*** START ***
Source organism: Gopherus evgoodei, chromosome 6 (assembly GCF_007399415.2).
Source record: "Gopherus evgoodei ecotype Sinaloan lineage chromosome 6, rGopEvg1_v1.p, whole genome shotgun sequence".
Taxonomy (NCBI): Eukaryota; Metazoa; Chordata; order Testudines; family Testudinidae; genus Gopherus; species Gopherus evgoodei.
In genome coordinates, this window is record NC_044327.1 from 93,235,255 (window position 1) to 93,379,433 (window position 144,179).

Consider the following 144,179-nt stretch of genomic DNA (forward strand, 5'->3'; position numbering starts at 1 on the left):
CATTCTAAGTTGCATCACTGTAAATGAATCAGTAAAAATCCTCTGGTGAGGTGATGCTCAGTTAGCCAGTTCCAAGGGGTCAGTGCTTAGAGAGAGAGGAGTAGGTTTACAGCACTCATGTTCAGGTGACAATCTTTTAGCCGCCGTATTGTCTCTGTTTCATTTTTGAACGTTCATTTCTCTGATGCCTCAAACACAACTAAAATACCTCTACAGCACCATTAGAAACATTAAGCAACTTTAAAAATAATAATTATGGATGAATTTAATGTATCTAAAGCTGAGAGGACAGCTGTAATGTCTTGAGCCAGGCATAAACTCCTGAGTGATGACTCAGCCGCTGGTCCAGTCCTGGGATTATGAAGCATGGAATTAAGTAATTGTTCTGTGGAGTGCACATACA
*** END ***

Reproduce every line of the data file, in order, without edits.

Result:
Source organism: Gopherus evgoodei, chromosome 6 (assembly GCF_007399415.2).
Source record: "Gopherus evgoodei ecotype Sinaloan lineage chromosome 6, rGopEvg1_v1.p, whole genome shotgun sequence".
Taxonomy (NCBI): Eukaryota; Metazoa; Chordata; order Testudines; family Testudinidae; genus Gopherus; species Gopherus evgoodei.
In genome coordinates, this window is record NC_044327.1 from 93,235,255 (window position 1) to 93,379,433 (window position 144,179).

Consider the following 144,179-nt stretch of genomic DNA (forward strand, 5'->3'; position numbering starts at 1 on the left):
CATTCTAAGTTGCATCACTGTAAATGAATCAGTAAAAATCCTCTGGTGAGGTGATGCTCAGTTAGCCAGTTCCAAGGGGTCAGTGCTTAGAGAGAGAGGAGTAGGTTTACAGCACTCATGTTCAGGTGACAATCTTTTAGCCGCCGTATTGTCTCTGTTTCATTTTTGAACGTTCATTTCTCTGATGCCTCAAACACAACTAAAATACCTCTACAGCACCATTAGAAACATTAAGCAACTTTAAAAATAATAATTATGGATGAATTTAATGTATCTAAAGCTGAGAGGACAGCTGTAATGTCTTGAGCCAGGCATAAACTCCTGAGTGATGACTCAGCCGCTGGTCCAGTCCTGGGATTATGAAGCATGGAATTAAGTAATTGTTCTGTGGAGTGCACATACA